With today’s technology, there are dozens of ways to send messages. You can shoot off a text, send a Facebook Message, or take a Snap. While businesses can use some of these channels too, most focus their efforts on business text messaging platforms, which prioritize two formats, MMS and SMS. But when it comes to MMS vs SMS, which is better? And which do customers prefer?
What Is MMS vs SMS?
While MMS and SMS are two acronyms commonly used throughout the business world, they’re rarely explained. Businesses are stuck asking what is MMS vs SMS instead of quickly making a decision on which is better for their campaigns. To help your business decide which type of message to use, we’ve rounded up key information, like:
- Definitions of SMS vs MMS
- Similarities between SMS and MMS messages
- Differences between SMS vs MMS messages
- Customer preferences
Let’s dive in.
The first question to answer is what is MMS vs SMS? We’ll start with SMS, since it predates MMS.
The Short Message Service (SMS) is one of the oldest texting technologies. The first text message was transmitted via SMS in 1992.
Today, SMS is still the most widely used type of text message. SMS messages can be up to 160 characters. Longer messages up to 918 characters can be sent, too, though they might be split into multiple messages, depending on the recipient’s mobile phone carrier.
MMS uses newer technology than SMS. It was introduced around 2002.
The Multimedia Messaging Service (MMS) was designed to allow SMS users to send multimedia content—like audio, photos, and videos—over their phones. It was built using the same basic technology as SMS.
Cell phone users most often use MMS to send their photos from person to person. MMS also allows people to send messages with virtually no limits to length. While the maximum length of texts depends on the carrier and the receiving device, 300 KB is often cited as the largest size most carriers will process.
MMS vs SMS: Similarities
When comparing MMS vs SMS, there are three key similarities. These include:
Because MMS was originally built for SMS users, both MMS and SMS work from the same basic technology. They are both sent via cellular network, too.
To use either MMS or SMS, customers only need a cellphone that accepts MMS and a wireless plan from their respective carriers.
Because their only requirement is a wireless plan, both MMS and SMS are widely available to cellphone owners. If a customer receives a message in either format, it’s likely that they will be able to view it.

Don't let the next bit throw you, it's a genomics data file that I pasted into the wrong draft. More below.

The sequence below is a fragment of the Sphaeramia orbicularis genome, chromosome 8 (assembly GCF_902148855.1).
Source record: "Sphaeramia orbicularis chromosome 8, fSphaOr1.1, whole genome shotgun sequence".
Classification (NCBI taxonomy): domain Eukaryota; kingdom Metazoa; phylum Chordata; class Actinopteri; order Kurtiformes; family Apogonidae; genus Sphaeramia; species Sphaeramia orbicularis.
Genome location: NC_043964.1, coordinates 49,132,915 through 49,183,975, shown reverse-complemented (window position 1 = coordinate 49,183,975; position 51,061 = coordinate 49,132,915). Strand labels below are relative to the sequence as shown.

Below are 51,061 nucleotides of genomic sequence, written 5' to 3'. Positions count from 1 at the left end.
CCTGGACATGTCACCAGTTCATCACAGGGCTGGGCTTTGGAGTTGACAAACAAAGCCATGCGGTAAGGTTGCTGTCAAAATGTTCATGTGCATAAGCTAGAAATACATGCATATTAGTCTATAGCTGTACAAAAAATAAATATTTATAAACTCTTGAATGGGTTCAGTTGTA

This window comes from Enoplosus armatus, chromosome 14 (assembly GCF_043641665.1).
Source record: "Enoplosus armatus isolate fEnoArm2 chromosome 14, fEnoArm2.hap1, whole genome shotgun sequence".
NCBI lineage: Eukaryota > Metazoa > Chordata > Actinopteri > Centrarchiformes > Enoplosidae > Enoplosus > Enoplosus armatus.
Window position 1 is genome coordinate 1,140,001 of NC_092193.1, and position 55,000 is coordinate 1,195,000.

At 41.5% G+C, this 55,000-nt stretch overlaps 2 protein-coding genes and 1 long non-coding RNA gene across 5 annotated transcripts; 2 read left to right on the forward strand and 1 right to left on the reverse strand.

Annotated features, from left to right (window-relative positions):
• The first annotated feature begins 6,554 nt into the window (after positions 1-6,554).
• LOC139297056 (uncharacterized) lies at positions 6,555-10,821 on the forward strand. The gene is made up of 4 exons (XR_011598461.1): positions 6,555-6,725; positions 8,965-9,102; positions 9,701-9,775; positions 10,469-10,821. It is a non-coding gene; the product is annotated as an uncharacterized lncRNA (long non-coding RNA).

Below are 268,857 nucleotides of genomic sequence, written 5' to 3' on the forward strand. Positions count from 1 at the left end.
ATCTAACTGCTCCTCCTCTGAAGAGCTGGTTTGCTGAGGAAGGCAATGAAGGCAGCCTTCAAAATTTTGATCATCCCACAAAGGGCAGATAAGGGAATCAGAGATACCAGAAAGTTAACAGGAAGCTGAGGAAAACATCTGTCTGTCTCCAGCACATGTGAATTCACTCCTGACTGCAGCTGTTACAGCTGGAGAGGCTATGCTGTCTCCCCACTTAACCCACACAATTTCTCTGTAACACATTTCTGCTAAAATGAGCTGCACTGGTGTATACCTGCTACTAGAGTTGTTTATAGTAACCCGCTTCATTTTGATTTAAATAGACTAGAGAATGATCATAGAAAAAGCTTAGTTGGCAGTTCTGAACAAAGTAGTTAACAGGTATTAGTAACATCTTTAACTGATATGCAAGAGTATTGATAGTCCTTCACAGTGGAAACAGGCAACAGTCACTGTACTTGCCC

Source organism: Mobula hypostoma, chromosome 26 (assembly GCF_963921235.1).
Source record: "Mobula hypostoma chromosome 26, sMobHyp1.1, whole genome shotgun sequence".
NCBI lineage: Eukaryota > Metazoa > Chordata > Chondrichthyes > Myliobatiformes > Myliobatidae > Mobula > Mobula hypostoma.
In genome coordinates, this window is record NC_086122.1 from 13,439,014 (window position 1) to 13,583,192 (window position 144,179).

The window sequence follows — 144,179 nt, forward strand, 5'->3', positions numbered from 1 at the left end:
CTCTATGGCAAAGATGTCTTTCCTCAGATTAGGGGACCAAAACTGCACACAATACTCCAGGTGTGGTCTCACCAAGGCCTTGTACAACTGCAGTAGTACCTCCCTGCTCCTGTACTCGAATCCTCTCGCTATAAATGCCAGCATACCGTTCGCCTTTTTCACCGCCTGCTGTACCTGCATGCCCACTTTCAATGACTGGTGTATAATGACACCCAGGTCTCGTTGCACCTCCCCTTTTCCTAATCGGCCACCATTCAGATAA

MMS vs SMS: Differences
As you could tell from the definitions of SMS vs MMS messages, there are some differences between the channels, too. The three main differences are:
One of the key differences between MMS and SMS is the type of messages that they can send. Simply put, SMS messages can only contain plain text, while MMS messages can contain other types of content, like photos and video.
Phone users can send long SMS messages of up to 918 characters, but they will be split into messages of 160 characters each. MMS messages are only limited by carrier data limits, which are usually liberal.
Almost all modern mobile phones will accept MMS messages. However, there are always going to be exceptions. Some phone users might need to specifically enable MMS messages, too. For example, users who own older Android phone models will need to adjust their settings to receive MMS.
MMS vs SMS: Customer Preferences
At the end of the day, your business needs to know which is better: MMS vs SMS.
Ultimately, this depends on what your teams want to send your customers. Because successful business text messaging is often customer service-centric, most messages you send will be short, like reminders and notifications. These messages don’t require content like photos or videos.
However, if you need to offer technical support, sending pictures might be a must-have. If you’re a salesperson, you might want to send check-in videos or training sessions. If your business has a young customer base, you might want to consider sending items like GIFs.
Customers might prefer that your business send both types of messages: MMS for extra phone or video support, and SMS for short, daily conversations and notifications.
In fact, an advanced business text messaging platform should hide this decision from you. For example, if you send a message with text only, the platform should know to use SMS. If you send pictures to a mobile phone, it should know to use MMS. Advanced platforms can even provide character counts and warn you if a long message might be delivered as multiple messages.
By offering this versatility, you’re more likely to meet your customers’ needs—without reducing the time your team spends providing top-notch customer service.
Still wondering what is MMS vs SMS? Ask our team.
Decide you want to send both MMS and SMS messages instead of SMS vs MMS messages? Try our business texting platform for free to use both.